When you enter the theater to watch Reed Martin’s “Two Gentlemen of Verona,” you’ll be treated to film stills from some of the classic John Hughes movies of the 1980s: “Pretty in Pink,” “The Breakfast Club,” “Sixteen Candles,” and my favorite, “Ferris Bueller’s Day Off.”
Over the speaker comes Tears for Fears’ “Everybody Wants to Rule the World” and Paul Young’s “Every Time You Go Away.” It brought me back to a more innocent time. When life was private and desire was simple. Things were slow and America was safe. Teenagers could have their drama without the reflexive echo and amplification of their neuroses by social media.
Then, with the first lines of Shakespeare’s dense and somewhat incomprehensible verse, you are transported back another 400 years, to a time when the imagination of the average theater goer was way simpler than that of the 1980’s teenager. But stick with it. The magic of Shakespeare is that, once one acclimates to the complexity of the language, and with good actors, the play comes to life, and you can settle in for an engaging evening of theater.
Martin said that he chose to set, “Two Gents” as they call it, in the ‘80s mainly because of the fraternity-like relationship of the play’s two protagonists: Proteus and Valentine. The ‘80s were a heyday for male dominance and focus, but the concerns of Molly Ringwald’s three characters in “Pretty in Pink,” “The Breakfast Club” and “Sixteen Candles” become the most important parts of the movies.
Likewise, it’s Silvia whose affections are the fulcrum on which Proteus and Valentine balance their relationship. The action of “Two Gents” centers on who gets Silvia. Is it Thurio, whom her father, the Duke of Milan, prefers? Or is it Proteus, who has committed himself to Julia in Verona, but he seems to have forgotten her once he sees Silvia in Milan? Or is it Valentine, who, in a baby blue suit, white leather tie and slicked back blond hair is the suave, sexy most likely contender? This “Two Gents” is filled with a cast of students who act their hearts out. Their enthusiasm is palpable and give the production an air of excitement.
Though, as is so often the case with actors who are not as comfortable with the stage, they speak too quickly. Lines were spoken like rapid fire gun shots, not like actual essence that propels the drama forward. I wanted them to slow down, really indulge in the beautiful language. That very density and complication of Shakespeare’s English, in addition to the timeless themes addressed in the plays, are why we, 400 years later, are spending our Saturday night in the Studio Theater of the Napa Valley College Performing Arts Center.
You could tell the professionals from the student actors anytime Jessica Romero or Chad Yarish came on stage. Yarish’s Speed and his dog, Crab—a real-life dog, nonplussed though he was—are hilarious. When he spoke to the audience—Shakespeare broke the fourth wall before anyone else—you could tell by his confidence he had a relaxed command of the script that the others did not.
Likewise Romero’s Lucetta really made evident the sarcasm her character elicits in the script. She gets the line that makes the play famous. “Love is blind,” which is such a common idea in our collective consciousness, a nearly universal human behavior, that it may now be cliché.
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Shakespeare did not always write winners. The canon of his 37 plays is riddled with turkeys. In an interview, Martin said that “Henry VIII” is “very bad”. And, when I asked a Shakespeare scholar if “Two Gents” was his worst, he said that actually “King John” and “Timon of Athens” are far worse and rarely, if ever, performed. Another Shakespeare scholar said that “The Taming of the Shrew” is now unwatchable given its misogynistic elements. Even the title — a shrew being a difficult woman needing to be “tamed” like a wild animal, so that she can be a dutiful and submissive wife — does not fly today.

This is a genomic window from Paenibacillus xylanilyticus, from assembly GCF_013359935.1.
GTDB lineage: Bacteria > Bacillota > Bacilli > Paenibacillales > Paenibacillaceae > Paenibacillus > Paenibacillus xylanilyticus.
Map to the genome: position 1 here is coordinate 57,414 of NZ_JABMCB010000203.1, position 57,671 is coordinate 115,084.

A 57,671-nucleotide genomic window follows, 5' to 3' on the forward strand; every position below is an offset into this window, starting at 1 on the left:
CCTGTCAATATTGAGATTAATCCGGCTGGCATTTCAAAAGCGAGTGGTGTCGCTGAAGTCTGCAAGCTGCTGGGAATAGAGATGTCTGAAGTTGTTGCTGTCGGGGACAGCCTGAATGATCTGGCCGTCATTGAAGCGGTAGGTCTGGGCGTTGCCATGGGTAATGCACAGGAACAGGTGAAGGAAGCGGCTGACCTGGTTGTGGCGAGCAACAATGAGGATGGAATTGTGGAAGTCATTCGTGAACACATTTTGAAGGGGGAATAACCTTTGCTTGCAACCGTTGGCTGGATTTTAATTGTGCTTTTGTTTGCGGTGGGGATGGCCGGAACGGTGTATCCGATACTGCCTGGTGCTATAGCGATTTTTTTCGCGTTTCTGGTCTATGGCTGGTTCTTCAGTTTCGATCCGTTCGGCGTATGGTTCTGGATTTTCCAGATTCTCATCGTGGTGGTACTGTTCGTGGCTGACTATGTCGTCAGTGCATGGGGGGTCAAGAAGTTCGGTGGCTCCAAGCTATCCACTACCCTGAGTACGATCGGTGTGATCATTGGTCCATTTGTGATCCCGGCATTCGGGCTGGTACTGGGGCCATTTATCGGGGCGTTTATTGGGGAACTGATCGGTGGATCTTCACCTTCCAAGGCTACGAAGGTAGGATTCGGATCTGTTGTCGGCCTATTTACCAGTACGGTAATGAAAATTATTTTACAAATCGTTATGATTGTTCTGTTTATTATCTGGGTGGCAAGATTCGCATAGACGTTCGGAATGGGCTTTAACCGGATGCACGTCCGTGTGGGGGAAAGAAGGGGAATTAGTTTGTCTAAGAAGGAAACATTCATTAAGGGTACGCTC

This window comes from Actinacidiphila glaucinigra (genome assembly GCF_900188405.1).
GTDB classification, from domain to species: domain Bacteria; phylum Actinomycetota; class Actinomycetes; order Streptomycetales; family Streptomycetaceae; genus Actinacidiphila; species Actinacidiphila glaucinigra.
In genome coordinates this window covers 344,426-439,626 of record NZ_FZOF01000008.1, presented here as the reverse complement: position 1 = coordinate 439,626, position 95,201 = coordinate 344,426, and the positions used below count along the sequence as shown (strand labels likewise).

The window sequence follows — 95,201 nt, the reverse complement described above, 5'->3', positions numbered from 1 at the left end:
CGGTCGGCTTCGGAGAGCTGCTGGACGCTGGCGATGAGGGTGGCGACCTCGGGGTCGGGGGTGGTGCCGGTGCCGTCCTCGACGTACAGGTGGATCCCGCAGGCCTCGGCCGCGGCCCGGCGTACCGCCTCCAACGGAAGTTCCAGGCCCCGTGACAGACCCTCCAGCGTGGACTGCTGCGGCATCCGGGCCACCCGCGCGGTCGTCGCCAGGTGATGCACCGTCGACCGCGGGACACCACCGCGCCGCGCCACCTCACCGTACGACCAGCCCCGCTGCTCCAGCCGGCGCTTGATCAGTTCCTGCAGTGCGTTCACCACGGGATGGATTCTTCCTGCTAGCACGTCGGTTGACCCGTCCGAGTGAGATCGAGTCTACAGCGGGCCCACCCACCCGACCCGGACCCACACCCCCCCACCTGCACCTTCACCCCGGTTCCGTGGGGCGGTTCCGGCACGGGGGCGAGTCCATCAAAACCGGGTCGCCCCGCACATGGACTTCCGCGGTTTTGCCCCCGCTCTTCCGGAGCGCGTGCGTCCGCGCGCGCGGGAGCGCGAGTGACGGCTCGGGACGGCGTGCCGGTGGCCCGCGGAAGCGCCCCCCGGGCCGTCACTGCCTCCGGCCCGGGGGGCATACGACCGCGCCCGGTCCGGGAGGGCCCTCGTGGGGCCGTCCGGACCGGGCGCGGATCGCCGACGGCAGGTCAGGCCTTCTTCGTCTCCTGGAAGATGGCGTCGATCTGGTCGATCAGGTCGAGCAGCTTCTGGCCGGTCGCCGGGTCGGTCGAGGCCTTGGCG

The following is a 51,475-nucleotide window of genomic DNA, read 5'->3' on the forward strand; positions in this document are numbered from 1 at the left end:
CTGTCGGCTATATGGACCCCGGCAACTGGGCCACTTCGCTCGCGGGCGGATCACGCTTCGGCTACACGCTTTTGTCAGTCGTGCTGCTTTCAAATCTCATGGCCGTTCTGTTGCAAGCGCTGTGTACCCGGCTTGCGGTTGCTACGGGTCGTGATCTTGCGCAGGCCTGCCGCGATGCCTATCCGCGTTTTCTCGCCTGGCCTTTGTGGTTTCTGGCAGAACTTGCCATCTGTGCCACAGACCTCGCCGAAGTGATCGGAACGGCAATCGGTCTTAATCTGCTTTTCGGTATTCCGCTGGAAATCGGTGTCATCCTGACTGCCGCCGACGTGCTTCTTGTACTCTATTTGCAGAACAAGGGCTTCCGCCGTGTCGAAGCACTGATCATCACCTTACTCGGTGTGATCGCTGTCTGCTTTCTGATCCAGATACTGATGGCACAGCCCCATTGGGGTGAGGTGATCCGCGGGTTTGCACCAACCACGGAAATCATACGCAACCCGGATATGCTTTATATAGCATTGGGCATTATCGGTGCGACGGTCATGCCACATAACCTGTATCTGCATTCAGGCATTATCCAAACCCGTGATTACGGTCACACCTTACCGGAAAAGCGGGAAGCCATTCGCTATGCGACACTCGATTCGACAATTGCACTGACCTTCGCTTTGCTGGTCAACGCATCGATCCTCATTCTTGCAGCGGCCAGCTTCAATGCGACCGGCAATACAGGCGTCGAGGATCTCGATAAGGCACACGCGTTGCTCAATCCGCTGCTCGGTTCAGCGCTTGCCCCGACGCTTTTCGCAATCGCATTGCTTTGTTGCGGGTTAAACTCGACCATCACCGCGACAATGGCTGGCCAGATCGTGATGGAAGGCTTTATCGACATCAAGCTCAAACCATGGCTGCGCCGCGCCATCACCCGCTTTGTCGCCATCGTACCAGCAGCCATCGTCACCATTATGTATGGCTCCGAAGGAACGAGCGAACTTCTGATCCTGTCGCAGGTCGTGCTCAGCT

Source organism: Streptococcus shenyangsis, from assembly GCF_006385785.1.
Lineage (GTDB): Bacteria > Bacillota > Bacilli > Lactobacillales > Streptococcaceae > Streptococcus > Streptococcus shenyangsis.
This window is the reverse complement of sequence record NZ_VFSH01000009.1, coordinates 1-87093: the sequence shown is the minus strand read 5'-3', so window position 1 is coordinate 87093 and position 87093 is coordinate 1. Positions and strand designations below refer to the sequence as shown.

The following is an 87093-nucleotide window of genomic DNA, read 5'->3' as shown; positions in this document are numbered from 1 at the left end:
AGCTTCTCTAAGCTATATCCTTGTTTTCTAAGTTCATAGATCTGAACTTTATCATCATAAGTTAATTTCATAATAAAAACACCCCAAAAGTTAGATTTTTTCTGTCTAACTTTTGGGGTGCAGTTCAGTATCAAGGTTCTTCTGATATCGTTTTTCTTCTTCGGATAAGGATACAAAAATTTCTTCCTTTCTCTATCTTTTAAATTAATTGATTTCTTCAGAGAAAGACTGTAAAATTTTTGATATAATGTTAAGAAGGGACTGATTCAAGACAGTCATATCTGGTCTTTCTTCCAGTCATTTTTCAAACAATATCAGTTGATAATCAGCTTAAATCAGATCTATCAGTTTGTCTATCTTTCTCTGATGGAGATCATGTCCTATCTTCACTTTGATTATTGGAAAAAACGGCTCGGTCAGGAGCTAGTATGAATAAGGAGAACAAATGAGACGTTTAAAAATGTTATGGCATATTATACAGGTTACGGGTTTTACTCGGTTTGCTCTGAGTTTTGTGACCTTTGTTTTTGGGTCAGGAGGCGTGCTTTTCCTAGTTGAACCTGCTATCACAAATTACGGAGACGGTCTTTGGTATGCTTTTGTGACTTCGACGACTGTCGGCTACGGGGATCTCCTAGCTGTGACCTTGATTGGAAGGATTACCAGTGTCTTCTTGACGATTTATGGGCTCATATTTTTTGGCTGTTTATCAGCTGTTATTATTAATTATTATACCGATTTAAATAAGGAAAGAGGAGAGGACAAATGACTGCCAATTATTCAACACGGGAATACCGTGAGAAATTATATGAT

As such, that is why Martin directed Silvia to slap Valentine when he offers her up to Proteus, like some unit of chattel. But there is no place in the script for Valentine to respond, and he goes on, like so many men would when they are so conceited and self-involved that they are incapable of comprehending the damage they do, and wishes Proteus well in his life with Silvia.
And then, Martin has directed Proteus, Valentine, and the rest of the cast leave the stage, while Julia and Silvia remain behind, defiant and angry, giving each other knowing looks, indicating that these men are oblivious to their undercurrents of rage and revolt.
It would be interesting to write a sequel to “Two Gentlemen of Verona” in which Silvia, who is unhappily and unwillingly betrothed to Proteus, with Julia’s help, gets her revenge on him, in some creative and devious, maybe even carnal way. “Two Gentlewoman of Milan” as a title would be too docile. Or is that too literal? Calling them “Gentlewoman,” when they are anything but, may be a great bit of irony in this hypothetical play.
As it stands, though, we are left with a drama so rooted in its historical culture that the attempt to modernize it through creative direction, only emphasizes how far removed we are from the play’s original context. Silvia’s slapping Valentine across the face is like a shot across the bow, signalling the beginning of a war. Though, given the ubiquity of the hashtag #MeToo, that war may be well underway.
“Two Gentlemen of Verona” plays in the Studio Theater at the Performing Arts Center at Napa Valley College on Sept. 20 and 21 at 7 p.m. and Sept. 22 at 2 p.m. Tickets are $15 for adults, $10 for military, students or seniors, and $8 for children 12 and younger.
It will be performed at Copia on Sept. 27 and 29 and 7 p.m. and Sept. 24 and 26 at 10 a.m. Admission to these performances are free, with seating on a first come, first served basis.
You can buy tickets at performingartsnapavalley.org.